# Can a continuous map on a Hilbert manifold be approximated by a map which has infinitely many critical points?

It is well-known that a continuous map $f:M\to\mathbb{R}^n$ from a Hilbert manifold can be closely approximated by a smooth map $g:M\to\mathbb{R}^n$ which has no critical points.

But, can such a continuous map $f$ also be closely approximated by a map $h:M\to\mathbb{R}^n$ which has infinitely many critical points? Also, are these critical points dense in $M$?

A reference would be much appreciated. Thanks in advance! Cross-posted on MSE.

Edit: As mentioned by Pietro, a $C^0$ perturbation creates infinitely many local minima and maxima. However, do we rigorously show this?

• No difficulty at all in creating infinitely many local minima and maxima by a small $C^0$ perturbation. Of course impossible, in general, by a small $C^1$ perturbation. – Pietro Majer Aug 3 '18 at 19:30
• @PietroMajer Would you mind explaining why a $C^0$ perturbation creates infinitely many local minima and maxima? Could you also add this as an answer, if you don't mind? – Sergio Charles Aug 3 '18 at 23:39
• @Multivariablecalculus: Just take the function that you want to approximate itself, but in a small neighborhood make the function constant using a partition of unity. The neighborhood can be made arbitrarly small. – Thomas Rot Aug 4 '18 at 14:48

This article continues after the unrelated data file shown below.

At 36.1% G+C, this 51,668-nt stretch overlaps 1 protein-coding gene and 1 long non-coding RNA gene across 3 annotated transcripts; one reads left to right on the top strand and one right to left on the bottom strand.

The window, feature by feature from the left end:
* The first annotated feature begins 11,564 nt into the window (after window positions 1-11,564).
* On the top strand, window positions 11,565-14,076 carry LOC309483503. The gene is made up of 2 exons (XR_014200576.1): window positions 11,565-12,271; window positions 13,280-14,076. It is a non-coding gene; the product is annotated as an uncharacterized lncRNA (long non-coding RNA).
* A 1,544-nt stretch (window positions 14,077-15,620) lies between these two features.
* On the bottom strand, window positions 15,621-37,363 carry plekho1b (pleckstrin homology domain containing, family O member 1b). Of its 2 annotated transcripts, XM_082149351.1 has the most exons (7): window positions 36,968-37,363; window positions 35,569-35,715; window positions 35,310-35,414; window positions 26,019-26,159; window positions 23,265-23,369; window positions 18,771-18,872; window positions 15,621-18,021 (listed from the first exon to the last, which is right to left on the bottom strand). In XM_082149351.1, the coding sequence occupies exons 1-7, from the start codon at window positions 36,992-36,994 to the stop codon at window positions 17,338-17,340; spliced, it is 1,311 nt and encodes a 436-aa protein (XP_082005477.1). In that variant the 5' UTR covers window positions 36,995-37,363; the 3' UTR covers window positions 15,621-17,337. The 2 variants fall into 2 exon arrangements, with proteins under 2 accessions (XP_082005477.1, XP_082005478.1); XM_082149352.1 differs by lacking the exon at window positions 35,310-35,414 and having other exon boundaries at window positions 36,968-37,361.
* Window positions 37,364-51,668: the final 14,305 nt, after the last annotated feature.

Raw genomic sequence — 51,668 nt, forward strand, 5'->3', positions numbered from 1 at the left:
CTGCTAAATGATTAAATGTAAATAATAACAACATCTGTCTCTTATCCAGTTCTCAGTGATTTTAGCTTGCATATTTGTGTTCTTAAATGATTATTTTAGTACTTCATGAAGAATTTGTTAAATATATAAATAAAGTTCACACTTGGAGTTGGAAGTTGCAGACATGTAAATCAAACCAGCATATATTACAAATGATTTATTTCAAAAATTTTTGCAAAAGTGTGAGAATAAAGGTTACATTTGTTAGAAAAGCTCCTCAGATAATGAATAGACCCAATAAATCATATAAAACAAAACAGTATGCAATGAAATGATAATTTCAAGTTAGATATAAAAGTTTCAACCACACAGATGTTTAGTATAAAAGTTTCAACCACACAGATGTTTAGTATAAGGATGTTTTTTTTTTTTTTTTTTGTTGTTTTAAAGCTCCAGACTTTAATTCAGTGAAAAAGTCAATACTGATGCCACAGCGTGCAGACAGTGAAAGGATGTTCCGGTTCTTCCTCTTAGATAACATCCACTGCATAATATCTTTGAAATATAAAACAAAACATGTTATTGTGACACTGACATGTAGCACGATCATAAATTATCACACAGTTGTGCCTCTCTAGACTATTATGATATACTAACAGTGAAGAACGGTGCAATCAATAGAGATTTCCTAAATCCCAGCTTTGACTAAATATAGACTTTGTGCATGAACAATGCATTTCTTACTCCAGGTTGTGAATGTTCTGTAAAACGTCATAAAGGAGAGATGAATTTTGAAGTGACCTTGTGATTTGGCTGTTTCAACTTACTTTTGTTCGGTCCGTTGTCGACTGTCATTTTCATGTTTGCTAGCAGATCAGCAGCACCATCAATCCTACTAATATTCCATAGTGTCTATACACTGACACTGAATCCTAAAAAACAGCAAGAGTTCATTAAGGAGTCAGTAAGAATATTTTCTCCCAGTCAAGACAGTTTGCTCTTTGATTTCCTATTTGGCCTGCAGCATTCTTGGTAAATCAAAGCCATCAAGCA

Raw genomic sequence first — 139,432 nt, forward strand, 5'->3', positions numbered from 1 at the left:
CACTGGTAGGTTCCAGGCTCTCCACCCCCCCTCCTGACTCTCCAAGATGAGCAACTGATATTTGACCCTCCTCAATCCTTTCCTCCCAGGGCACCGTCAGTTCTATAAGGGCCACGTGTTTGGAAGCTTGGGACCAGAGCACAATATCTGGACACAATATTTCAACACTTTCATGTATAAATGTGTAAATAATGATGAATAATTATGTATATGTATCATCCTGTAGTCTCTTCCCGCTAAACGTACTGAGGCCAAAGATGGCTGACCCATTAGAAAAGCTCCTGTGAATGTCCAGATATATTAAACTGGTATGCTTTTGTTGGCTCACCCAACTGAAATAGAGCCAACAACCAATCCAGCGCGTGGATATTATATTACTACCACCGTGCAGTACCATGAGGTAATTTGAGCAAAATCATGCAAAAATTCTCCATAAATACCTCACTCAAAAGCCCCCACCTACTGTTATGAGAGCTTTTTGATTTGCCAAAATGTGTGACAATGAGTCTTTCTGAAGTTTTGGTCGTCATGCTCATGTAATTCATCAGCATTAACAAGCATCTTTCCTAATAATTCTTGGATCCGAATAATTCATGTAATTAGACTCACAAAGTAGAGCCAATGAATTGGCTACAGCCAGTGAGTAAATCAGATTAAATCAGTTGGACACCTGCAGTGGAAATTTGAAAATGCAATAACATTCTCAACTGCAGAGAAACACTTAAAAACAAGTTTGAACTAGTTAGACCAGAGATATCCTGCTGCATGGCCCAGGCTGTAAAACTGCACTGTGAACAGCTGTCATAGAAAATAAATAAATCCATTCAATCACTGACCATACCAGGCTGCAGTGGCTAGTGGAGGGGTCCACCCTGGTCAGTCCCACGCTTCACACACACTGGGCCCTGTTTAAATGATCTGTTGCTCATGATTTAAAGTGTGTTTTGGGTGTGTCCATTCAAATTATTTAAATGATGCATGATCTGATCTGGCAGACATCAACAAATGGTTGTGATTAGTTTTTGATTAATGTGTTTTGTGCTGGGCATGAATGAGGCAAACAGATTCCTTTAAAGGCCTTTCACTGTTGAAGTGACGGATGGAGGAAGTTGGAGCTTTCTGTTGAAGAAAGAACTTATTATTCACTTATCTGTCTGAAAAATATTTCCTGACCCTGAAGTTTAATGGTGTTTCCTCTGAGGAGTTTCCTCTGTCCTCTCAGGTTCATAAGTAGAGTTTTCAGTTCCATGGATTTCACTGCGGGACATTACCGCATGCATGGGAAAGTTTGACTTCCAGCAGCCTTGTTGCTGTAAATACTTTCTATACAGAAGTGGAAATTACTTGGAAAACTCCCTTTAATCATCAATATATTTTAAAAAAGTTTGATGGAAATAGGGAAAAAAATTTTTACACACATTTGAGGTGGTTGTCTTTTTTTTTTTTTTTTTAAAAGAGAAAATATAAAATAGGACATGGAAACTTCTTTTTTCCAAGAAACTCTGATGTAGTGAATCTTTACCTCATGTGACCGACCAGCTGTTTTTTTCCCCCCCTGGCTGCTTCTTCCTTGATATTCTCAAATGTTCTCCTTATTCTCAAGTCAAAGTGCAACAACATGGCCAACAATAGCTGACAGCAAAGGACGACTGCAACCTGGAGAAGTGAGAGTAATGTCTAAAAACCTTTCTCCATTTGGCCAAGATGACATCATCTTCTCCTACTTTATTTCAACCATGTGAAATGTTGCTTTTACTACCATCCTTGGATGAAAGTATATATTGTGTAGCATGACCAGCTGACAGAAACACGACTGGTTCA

• @ThomasRot Do you mind including this as an answer, for the sake of completeness? – Sergio Charles Aug 4 '18 at 16:04
• Working in local charts. Let $\sigma(t):=\max\big(0,\min(2t-1,1)\big)$ for $t\in\mathbb{R}$. For $\epsilon>0$ define $f_\epsilon(x):=f\big(\sigma (\|x\|/\epsilon)\ x\big)$. Then $f_\epsilon$ is constant in the ball of radius $\epsilon/2$, coincides with $f$ outside the ball of radius $\epsilon$, $\|f-f_\epsilon\|_\infty=o(1)$ for $\epsilon\to0$ – Pietro Majer Aug 5 '18 at 17:03

As suggested by Pietro, a continuous map $f:X\to\mathbb{R}^n$ on a Hilbert manifold $X$ may be approximated to have infinitely many points. That is, a a $C^0$-perturbation creates infinitely many local minima and maxima. However, this is, in general, not true for a $C^1$-perturbation. In particular, in local charts, suppose $\sigma(t):=\max(0,\min(2t-1,1))$ for $t\in\mathbb{R}$. Then for $\varepsilon>0$, define $f_{\epsilon}(x):=f(\sigma(\|x\|/\varepsilon)x)$. As such, $f_{\varepsilon}$ is constant in the ball of radius $\epsilon/2$, it coincides outside the ball of radius $\varepsilon$, and $\|f-f_{\varepsilon}\|_{\infty}=o(1)$ for $\epsilon\to 0$.